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ON A SIMILAR OCCASION,
FOR THE TEAR 1792.
qui fiotuit rerum cognoscere causas, Atque metus omnes et inexorabile fatum Subjecit fiedibus, strefiitumque Acheronda ovari!
Happy the mortal, who has traced effects
Thankless for favours from on high,
Man thinks he fades too soon;
Would he improve the boon.
But he, not wise enough to scan
His best concerns aright,
To ages, if he might.
To ages in a world of pain,
To ages, where he goes
And hopeless of repose.
Strange fondness of the human heart,
Enamoured of its harm!
And still has power to charm. Whence has the world her magic power?
Why deem we death a foe? Recoil from weary life's best hour,
And covet longer woe?
The cause is Conscience—Conscience oft
Her tale of guilt renews:
And dread of death ensues.
.Then anxious to be longer spared
All evils then seem light, compared
'Tis judgment shakes him; there's the fear,
He has incurred a long arrear,
Pay !—follow Christ, and all is paid;
His death your peace insures;
And calm descend to yours.
ON A SIMILAR OCCASION.
FOR THE YEAR 1793.
Df sacris autem h&c sit una sententia, ut conser•ventur. Cic. De Leg.
But let as all concur in this one sentiment, that things sacred be inviolate.
He lives who lives to God alone,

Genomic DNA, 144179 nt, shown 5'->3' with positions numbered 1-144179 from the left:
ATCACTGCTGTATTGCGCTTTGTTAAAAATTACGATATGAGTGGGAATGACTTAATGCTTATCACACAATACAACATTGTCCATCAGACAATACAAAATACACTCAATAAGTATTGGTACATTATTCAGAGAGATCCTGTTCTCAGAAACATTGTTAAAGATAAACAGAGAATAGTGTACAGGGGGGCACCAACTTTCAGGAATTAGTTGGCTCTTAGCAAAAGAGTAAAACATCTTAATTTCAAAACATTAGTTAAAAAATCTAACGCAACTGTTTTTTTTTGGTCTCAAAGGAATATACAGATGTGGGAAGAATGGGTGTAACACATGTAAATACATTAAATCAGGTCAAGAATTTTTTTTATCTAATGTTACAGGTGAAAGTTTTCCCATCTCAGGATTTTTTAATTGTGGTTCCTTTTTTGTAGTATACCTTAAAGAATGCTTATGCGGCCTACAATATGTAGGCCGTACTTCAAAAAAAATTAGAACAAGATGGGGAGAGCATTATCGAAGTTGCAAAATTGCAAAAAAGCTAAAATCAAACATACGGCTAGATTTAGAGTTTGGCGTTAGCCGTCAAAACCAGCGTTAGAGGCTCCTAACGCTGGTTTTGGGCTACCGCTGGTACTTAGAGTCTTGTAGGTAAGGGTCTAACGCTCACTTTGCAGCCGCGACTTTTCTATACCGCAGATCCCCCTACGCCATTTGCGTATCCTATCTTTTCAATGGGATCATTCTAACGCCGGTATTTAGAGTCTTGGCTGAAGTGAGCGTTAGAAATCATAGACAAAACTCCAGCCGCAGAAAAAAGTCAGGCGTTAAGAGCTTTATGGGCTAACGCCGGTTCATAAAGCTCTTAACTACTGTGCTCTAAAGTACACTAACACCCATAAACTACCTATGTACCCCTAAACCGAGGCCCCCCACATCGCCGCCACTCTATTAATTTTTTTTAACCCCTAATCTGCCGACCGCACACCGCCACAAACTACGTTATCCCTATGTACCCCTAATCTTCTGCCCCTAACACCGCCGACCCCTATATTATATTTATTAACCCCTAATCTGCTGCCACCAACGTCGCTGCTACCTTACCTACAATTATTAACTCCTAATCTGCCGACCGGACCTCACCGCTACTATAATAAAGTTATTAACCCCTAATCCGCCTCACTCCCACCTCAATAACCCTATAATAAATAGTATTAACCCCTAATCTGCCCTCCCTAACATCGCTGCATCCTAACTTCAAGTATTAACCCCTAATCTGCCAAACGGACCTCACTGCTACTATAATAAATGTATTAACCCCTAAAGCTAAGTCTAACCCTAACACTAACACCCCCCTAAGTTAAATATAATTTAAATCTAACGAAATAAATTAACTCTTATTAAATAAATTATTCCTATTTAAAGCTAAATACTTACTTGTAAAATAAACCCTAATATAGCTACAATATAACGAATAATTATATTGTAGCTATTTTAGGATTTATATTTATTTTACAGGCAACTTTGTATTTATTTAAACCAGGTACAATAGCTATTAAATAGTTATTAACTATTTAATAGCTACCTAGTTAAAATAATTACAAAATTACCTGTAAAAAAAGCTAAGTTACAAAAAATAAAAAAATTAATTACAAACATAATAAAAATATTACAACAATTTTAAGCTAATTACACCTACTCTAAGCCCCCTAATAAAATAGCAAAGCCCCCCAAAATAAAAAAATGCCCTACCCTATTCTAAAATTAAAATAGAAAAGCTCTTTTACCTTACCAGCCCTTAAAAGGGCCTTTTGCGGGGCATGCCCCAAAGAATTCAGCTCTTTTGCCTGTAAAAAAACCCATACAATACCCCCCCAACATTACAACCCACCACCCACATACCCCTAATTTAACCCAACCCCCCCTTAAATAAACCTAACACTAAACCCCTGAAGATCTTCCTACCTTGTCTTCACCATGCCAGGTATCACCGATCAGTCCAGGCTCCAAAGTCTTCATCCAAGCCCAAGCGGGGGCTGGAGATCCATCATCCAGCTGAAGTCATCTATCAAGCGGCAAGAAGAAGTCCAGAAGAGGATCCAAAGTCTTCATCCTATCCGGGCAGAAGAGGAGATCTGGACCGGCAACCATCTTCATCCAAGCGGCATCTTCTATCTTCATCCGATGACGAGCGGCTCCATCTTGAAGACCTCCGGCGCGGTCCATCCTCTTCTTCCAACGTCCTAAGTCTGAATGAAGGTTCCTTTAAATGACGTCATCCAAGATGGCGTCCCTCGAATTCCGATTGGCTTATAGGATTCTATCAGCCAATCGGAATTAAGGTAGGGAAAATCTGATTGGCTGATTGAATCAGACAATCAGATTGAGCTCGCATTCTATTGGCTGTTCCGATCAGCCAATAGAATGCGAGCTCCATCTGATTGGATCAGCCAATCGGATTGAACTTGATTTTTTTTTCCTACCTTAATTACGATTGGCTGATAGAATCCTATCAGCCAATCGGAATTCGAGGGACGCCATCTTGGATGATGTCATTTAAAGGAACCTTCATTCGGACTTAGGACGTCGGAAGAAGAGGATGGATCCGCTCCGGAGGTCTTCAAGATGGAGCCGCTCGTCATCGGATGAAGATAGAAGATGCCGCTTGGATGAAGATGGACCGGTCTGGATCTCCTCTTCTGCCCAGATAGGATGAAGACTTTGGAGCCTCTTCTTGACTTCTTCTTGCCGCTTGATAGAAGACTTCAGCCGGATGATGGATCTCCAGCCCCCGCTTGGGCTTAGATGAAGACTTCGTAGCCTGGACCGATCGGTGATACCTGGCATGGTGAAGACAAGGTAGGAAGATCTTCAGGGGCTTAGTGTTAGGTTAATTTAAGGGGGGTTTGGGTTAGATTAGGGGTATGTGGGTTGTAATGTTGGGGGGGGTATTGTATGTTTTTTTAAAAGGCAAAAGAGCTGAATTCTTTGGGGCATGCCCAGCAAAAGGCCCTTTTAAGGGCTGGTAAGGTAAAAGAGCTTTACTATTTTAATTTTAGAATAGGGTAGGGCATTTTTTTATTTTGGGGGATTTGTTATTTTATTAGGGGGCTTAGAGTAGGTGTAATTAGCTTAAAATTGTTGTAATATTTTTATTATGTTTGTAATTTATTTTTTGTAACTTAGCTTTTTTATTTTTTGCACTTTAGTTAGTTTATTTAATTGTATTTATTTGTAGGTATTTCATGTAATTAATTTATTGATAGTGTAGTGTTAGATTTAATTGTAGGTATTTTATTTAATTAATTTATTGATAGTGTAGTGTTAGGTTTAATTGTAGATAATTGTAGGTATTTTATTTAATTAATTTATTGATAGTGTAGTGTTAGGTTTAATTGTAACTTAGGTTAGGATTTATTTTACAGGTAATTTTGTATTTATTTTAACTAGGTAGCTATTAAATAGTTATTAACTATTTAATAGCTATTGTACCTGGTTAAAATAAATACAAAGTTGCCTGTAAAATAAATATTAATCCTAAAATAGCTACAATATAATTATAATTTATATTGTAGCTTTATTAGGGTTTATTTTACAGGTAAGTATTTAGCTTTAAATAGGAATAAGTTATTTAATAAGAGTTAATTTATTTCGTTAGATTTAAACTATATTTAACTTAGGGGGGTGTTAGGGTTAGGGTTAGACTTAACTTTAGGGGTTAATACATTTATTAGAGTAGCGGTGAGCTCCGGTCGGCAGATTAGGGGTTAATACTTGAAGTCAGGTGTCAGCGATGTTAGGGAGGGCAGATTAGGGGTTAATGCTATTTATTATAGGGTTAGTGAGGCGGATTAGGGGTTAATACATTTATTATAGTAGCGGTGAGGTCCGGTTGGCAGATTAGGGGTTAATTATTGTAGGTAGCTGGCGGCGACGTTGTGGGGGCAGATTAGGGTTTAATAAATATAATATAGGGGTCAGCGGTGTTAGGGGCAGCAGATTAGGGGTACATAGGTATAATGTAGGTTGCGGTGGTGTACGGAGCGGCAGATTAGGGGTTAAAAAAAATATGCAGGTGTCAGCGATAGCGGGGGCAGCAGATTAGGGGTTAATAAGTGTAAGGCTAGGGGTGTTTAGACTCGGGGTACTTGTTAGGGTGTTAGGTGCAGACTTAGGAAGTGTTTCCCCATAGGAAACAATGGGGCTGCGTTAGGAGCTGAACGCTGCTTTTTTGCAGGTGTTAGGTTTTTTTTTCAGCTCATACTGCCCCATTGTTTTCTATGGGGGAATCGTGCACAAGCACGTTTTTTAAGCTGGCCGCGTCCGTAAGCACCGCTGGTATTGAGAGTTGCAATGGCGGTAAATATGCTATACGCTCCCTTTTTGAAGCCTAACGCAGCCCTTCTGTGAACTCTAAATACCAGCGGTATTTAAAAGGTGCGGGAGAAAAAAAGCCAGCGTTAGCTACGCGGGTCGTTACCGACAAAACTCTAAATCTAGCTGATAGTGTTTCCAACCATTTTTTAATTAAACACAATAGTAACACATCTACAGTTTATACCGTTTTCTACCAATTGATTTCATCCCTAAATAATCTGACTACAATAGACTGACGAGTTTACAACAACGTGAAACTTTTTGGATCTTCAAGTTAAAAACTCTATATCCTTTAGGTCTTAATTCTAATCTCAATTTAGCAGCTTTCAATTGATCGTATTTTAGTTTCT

And all are dead beside;
Whence life can be supplied.
To live to God is to requite
His love as best we may:
His promises our stay.
But life, within a narrow ring
Of giddy joys comprized,
But rather death disguised.
Can life in them deserve the name,
Who only live to prove
An endless life above?
Old Tiney, surliest of his kind,
And to domestic bounds confined,
Though duly from my hand he took
His pittance every night, He did it with a jealous look,
And, when he could, would bite.
His diet was of wheaten bread
Thistles, or lettuces instead,
On twigs of hawthorn he regaled,
On pippin's russet peel,
Sliced carrot pleased him well.
A Turkey carpet was his lawn,
Whereon he loved to bound, To skip and gambol like a fawn,
And swing his rump around.
For then he lost his fear,
Or when a storm drew near.
Eight years and five round-rolling moons He thus saw steal away,
Dozing out all his idle noons,
I kept him for his humour sake,
For he would oft beguile
And force me to a smile.
But now beneath his walnut shade
He finds his long last home,
Till gentler Puss shall come.
From which no care can save,
Must soon partake his grave.
TO JOHN JOHNSON,
On his presenting me with an antique
Kinsman beloved, and as a son by me,
I reverence feel for him, and love for thee.
Joy too, and grief; much joy, that there should be Wise men, and leara'd, who grudge not to reward,